Inheritance tax (“IHT”) payments have hit yet more record highs, according to data recently released by HM Revenue & Customs (HMRC). HMRC collected £5.4 billion in Inheritance tax (IHT) in the year to March 2019. This represents a £160 million increase from the same period a year ago.


Why is so much inheritance tax being paid?

While only a small minority of estates are liable for IHT, this number is rising. Whereas only 2.7% of estates in 2009/10 attracted IHT, this rose to 4.2% of estates in 2015/16 (the most recent year for which such detailed statistics have been published).

One explanation for this is that the Nil Rate Band for Inheritance Tax has remained static at £325,000 since April 2009. Estates which would have been under this threshold 10 years ago are now being pushed over the tax-free amount due to inflation, particularly increasing house prices in some areas of the country.

What changes could be coming?

One measure which has already started to take effect is the Residential Nil Rate Band (RNRB). This additional tax-free amount on primary residences is expected to reduce IHT receipts. The measure provides a maximum of an additional £350,000 of IHT-free allowance per couple to offset the tax that would have been paid on their home after death. However, this measure will not be fully phased in until April 2020, and is not as straightforward as it seems, meaning that many may not receive the benefits of this as they expected.

The record high in revenue from IHT and limitations of tax reliefs available has led to a House of Lords committee to discuss how the tax system could be reformed. The committee has proposed that IHT should be scrapped, with a capital receipts tax introduced in its place, where gifts and inheritances are taxed as income received by the inheritor. Another suggestion was exempting some assets from IHT if they were given for the purchase of a first home by a family member.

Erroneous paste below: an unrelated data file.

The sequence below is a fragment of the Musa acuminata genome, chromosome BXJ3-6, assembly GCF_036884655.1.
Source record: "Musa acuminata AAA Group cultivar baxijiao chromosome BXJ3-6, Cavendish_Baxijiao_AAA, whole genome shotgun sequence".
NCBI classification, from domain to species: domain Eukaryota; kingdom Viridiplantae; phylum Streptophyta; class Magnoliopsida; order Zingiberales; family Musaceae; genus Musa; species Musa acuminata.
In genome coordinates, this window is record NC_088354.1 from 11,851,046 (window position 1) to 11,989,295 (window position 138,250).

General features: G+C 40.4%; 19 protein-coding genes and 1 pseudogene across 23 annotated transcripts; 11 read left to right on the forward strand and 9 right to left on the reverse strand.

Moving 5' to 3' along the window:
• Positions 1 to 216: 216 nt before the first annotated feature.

What can be done now to limit future tax liability?

It seems unlikely that an overhaul of IHT in its current form will be coming anytime soon. For the time being, therefore, there are steps that can be taken which will limit individual IHT liability:

  1. Annual exemption – legislation provides that you have a £3,000 'gift allowance' each year. This is known as your annual exemption. This means you can give away assets or cash up to a total of £3,000 in a tax year without it being added to the value of your estate for IHT purposes.
  2. Gifting – an effective way of reducing the value of your estate for IHT purposes is to give parts of it away before your death. It is important that gifts are made in sufficient time prior to death and in appropriate amounts in order to be effective.
  3. Trusts – setting up a trust can be an effective method of getting assets 'out of your estate' in order that they do not attract IHT on death while also retaining an extent of control which is not possible with a direct gift to an individual.

With an ever-increasing amount of IHT being collected each year, it is a sensible approach to take advice now to limit your tax liability in the future and maximize the funds passing to your beneficiaries.

Specialist Estate Planning Lawyers, Edinburgh

Our specialist advisors are experts in estate planning. If you are interested in discussing ways in which your liability can be reduced, please get in touch with Murray Beith Murray today using the enquiry form or call us on {{CONTACT_NUMBER}}.

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